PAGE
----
Budget issues dominate the agenda in Congress this fall. The US government is set to reach the debt limit on November 3rd, so Congress must vote to raise the debt limit by then. The Federal Government's short term spending bill will expire on December 11th and Congress will have to pass another spending bill to avert a government shutdown. Some Members of Congress see these must-pass bills as an opportunity to insert policy changes into the legislation. President Obama has stated that he will veto anything less than a clean increase of the debt ceiling. Leadership in both parties are interested in negotiating a deal to raise the spending caps in the government's budget and have stated that they want to avoid a government shutdown. Farmworker Justice will be tracking these bills and working with others to prevent riders that would harm farmworkers and immigrants and low-wage workers more broadly.

Administrative Relief

While we prepare for implementation of President Obama’s administrative relief program, its implementation date is increasingly uncertain. The Deferred Action for Parents of American Citizens and Lawful Permanent Residents (DAPA) program that has the potential to benefit over 700,000 farmworkers and their family members remains on hold due to a court order. The Federal Government has appealed the district court’s decision to enjoin the DAPA and expanded DACA programs in Texas v. US to the 5th Circuit Court of Appeals. However, the three-judge panel of the Appeals Court is likely to uphold the lower court’s decision. While the prospects for the Supreme Court to accept the case and overturn the decision are brighter, the appellate decision must be issued very soon or it will be too late for the Supreme Court to rule during the term that ends in June 2016. As President Obama’s term of office ends in January 2017, the future of DAPA remains uncertain.

Farmworker Justice continues to advocate that the administration make DACA and other administrative changes to immigration policy accessible to farmworkers. This includes collaborating with other organizations to urge the administration to take action to protect immigrant workers asserting their labor rights from deportation and provide them access to work authorization. We are also educating farmworker serving organizations on DACA and how to prepare for DAPA by collecting documents through presentations and webinars.

New H-2A Sheepherder Rule

The Department of Labor released a new regulation in the H-2A program for ranchers seeking to employ guestworkers to herd sheep and other livestock on the open range. While the new regulation is a step up from the outdated and stagnant wages and protections currently in the sheepherder program, Farmworker Justice is disappointed that the Department of Labor gave in to industry pressure and lowered the wages from the original wage formula in the proposed rule.

The regulation will replace outdated guidance which allows employers to pay H-2A sheepherders and goatherders just $750 a month to be on call 24 hours a day, 7 days a week and live in mobile housing on the range. The low wages allowed under the H-2A program have been criticized for many years, as have the living conditions which the Government has permitted. Many H-2A sheepherders and goatherders live in isolation in tents or dilapidated trailers with no heat, air conditioning, running water or toilets and rely on their employers to deliver food periodically. They often have no contact with other people for weeks. Human trafficking is not uncommon in this industry.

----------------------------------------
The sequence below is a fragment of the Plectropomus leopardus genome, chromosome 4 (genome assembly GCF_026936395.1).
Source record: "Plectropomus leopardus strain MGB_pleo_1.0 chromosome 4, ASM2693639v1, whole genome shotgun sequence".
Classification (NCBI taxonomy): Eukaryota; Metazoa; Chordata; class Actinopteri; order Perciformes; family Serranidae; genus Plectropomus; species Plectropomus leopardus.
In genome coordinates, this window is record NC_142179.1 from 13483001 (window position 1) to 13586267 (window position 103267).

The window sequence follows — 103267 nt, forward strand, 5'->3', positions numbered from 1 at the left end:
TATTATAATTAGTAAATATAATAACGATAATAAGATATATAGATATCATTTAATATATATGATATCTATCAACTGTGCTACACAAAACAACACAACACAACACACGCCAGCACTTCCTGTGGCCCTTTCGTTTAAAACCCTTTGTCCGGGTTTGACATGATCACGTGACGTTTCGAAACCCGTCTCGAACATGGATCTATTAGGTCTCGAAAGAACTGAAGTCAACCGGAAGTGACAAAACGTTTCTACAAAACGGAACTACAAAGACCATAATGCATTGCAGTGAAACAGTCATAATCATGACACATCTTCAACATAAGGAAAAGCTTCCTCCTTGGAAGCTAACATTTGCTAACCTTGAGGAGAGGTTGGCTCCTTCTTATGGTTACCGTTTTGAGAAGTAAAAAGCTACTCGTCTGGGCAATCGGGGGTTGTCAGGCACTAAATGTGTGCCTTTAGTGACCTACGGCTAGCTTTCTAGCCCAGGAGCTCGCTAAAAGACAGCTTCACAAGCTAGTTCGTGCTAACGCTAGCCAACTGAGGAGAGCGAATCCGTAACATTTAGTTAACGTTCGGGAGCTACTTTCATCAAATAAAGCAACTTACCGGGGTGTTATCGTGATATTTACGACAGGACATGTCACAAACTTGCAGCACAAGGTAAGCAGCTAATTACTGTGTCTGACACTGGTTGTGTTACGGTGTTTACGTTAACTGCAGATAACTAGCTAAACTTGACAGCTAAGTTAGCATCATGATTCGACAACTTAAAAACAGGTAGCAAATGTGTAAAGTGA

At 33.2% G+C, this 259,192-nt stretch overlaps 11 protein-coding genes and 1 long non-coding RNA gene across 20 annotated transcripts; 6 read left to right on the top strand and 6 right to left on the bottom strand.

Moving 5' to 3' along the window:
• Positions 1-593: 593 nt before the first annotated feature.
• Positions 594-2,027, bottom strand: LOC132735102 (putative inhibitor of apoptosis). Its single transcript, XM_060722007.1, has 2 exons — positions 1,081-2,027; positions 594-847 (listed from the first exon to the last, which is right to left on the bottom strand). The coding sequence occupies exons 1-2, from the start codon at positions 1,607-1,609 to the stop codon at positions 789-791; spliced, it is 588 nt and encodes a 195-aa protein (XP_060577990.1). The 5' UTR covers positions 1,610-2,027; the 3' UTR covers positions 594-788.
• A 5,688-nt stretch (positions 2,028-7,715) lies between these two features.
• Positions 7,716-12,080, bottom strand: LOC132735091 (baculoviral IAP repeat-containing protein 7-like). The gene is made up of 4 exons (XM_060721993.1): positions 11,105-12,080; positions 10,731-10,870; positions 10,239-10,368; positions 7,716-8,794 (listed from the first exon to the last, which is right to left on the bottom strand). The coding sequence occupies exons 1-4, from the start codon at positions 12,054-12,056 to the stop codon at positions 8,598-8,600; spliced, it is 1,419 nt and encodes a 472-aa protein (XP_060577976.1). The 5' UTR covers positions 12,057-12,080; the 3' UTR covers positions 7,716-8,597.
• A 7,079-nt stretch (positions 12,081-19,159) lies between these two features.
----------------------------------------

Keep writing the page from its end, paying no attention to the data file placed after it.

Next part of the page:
Under the new regulation, ranchers will be required to pay a higher minimum wage except in states where state law already requires higher pay for herders (currently California). Generally, the ranchers will be required to pay at least $7.25 per hour for 48 hours per week, or about $1,500 per month. This increase will be phased in over three years. The wage formula in the Final Rule is still inadequate to compensate H-2A range livestock workers and to attract domestic workers to these jobs and essentially just requires employers to pay the federal minimum wage. The substantive requirements related to living conditions are also not substantial enough to ensure that these workers have adequate housing, food and access to emergency and other services. The regulations will go into effect on November 16th, 2015. Farmworker Justice's full statement on the regulation is available here.

H-2A Program Continues Steady Increase

The Department of Labor has released the total numbers of H-2A applications processed in FY 2015, which show that use of the program continues to increase significantly. There were about 140,000 jobs certified in FY 2015, up from around 117,000 positions in FY 2014, about a 20% increase. Florida beat North Carolina as the top user of the H-2A program this year, followed by North Carolina, Georgia and Washington. Although the H-2A program remains a small fraction of the 2.4 million in the farm labor force, it is expected to continue its expansion. Even as the program experiences tremendous growth, growers continue to complain that the program is too bureaucratic and difficult to use (i.e., they don’t like DOL’s oversight and the program’s other protections). The wage and worker protections are essential to protect domestic workers and to ensure that growers seek domestic workers before turning to the H-2Aprogram. Unfortunately, violations of program rules are common and much more enforcement is needed. As we’ve mentioned before, the structure of the program is inherently flawed due to the fact that workers are tied to their employers by their visas making them unlikely to come forward and report labor violations for fear of retaliation.